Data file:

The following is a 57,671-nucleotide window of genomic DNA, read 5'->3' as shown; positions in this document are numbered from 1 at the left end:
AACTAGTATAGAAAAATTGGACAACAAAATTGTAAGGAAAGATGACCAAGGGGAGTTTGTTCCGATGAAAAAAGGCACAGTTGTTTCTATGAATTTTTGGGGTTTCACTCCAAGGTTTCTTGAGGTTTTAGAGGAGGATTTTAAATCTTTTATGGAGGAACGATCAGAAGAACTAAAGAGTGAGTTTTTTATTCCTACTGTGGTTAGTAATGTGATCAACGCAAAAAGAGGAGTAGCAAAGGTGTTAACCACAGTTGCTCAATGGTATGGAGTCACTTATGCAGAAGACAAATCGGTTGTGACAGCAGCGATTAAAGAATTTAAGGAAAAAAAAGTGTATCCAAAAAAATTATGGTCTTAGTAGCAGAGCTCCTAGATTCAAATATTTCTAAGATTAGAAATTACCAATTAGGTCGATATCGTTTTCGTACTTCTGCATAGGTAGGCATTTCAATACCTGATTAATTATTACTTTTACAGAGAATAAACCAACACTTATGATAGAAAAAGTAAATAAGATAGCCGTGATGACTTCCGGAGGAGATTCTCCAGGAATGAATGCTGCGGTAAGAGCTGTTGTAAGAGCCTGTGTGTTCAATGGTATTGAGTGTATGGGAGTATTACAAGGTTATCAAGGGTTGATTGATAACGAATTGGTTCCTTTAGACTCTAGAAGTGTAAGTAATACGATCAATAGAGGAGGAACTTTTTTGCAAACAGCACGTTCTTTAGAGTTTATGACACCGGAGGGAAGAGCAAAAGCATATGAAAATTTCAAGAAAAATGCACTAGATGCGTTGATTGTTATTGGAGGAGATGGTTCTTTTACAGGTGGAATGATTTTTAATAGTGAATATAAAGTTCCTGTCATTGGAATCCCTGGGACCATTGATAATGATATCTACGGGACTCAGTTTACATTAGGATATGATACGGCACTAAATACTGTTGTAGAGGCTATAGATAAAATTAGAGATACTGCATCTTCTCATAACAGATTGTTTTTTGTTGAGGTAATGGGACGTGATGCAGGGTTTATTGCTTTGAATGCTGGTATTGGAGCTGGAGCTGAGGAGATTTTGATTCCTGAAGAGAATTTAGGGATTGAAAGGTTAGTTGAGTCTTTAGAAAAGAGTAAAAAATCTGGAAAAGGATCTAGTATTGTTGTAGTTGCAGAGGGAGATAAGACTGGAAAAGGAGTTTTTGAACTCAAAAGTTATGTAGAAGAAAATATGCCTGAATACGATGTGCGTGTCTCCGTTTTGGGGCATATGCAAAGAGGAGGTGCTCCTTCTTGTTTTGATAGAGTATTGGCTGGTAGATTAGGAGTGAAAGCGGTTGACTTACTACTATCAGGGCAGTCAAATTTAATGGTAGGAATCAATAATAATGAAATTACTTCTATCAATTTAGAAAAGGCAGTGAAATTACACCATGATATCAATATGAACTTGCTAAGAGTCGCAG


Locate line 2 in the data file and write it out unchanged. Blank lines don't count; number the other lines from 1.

AACTAGTATAGAAAAATTGGACAACAAAATTGTAAGGAAAGATGACCAAGGGGAGTTTGTTCCGATGAAAAAAGGCACAGTTGTTTCTATGAATTTTTGGGGTTTCACTCCAAGGTTTCTTGAGGTTTTAGAGGAGGATTTTAAATCTTTTATGGAGGAACGATCAGAAGAACTAAAGAGTGAGTTTTTTATTCCTACTGTGGTTAGTAATGTGATCAACGCAAAAAGAGGAGTAGCAAAGGTGTTAACCACAGTTGCTCAATGGTATGGAGTCACTTATGCAGAAGACAAATCGGTTGTGACAGCAGCGATTAAAGAATTTAAGGAAAAAAAAGTGTATCCAAAAAAATTATGGTCTTAGTAGCAGAGCTCCTAGATTCAAATATTTCTAAGATTAGAAATTACCAATTAGGTCGATATCGTTTTCGTACTTCTGCATAGGTAGGCATTTCAATACCTGATTAATTATTACTTTTACAGAGAATAAACCAACACTTATGATAGAAAAAGTAAATAAGATAGCCGTGATGACTTCCGGAGGAGATTCTCCAGGAATGAATGCTGCGGTAAGAGCTGTTGTAAGAGCCTGTGTGTTCAATGGTATTGAGTGTATGGGAGTATTACAAGGTTATCAAGGGTTGATTGATAACGAATTGGTTCCTTTAGACTCTAGAAGTGTAAGTAATACGATCAATAGAGGAGGAACTTTTTTGCAAACAGCACGTTCTTTAGAGTTTATGACACCGGAGGGAAGAGCAAAAGCATATGAAAATTTCAAGAAAAATGCACTAGATGCGTTGATTGTTATTGGAGGAGATGGTTCTTTTACAGGTGGAATGATTTTTAATAGTGAATATAAAGTTCCTGTCATTGGAATCCCTGGGACCATTGATAATGATATCTACGGGACTCAGTTTACATTAGGATATGATACGGCACTAAATACTGTTGTAGAGGCTATAGATAAAATTAGAGATACTGCATCTTCTCATAACAGATTGTTTTTTGTTGAGGTAATGGGACGTGATGCAGGGTTTATTGCTTTGAATGCTGGTATTGGAGCTGGAGCTGAGGAGATTTTGATTCCTGAAGAGAATTTAGGGATTGAAAGGTTAGTTGAGTCTTTAGAAAAGAGTAAAAAATCTGGAAAAGGATCTAGTATTGTTGTAGTTGCAGAGGGAGATAAGACTGGAAAAGGAGTTTTTGAACTCAAAAGTTATGTAGAAGAAAATATGCCTGAATACGATGTGCGTGTCTCCGTTTTGGGGCATATGCAAAGAGGAGGTGCTCCTTCTTGTTTTGATAGAGTATTGGCTGGTAGATTAGGAGTGAAAGCGGTTGACTTACTACTATCAGGGCAGTCAAATTTAATGGTAGGAATCAATAATAATGAAATTACTTCTATCAATTTAGAAAAGGCAGTGAAATTACACCATGATATCAATATGAACTTGCTAAGAGTCGCAG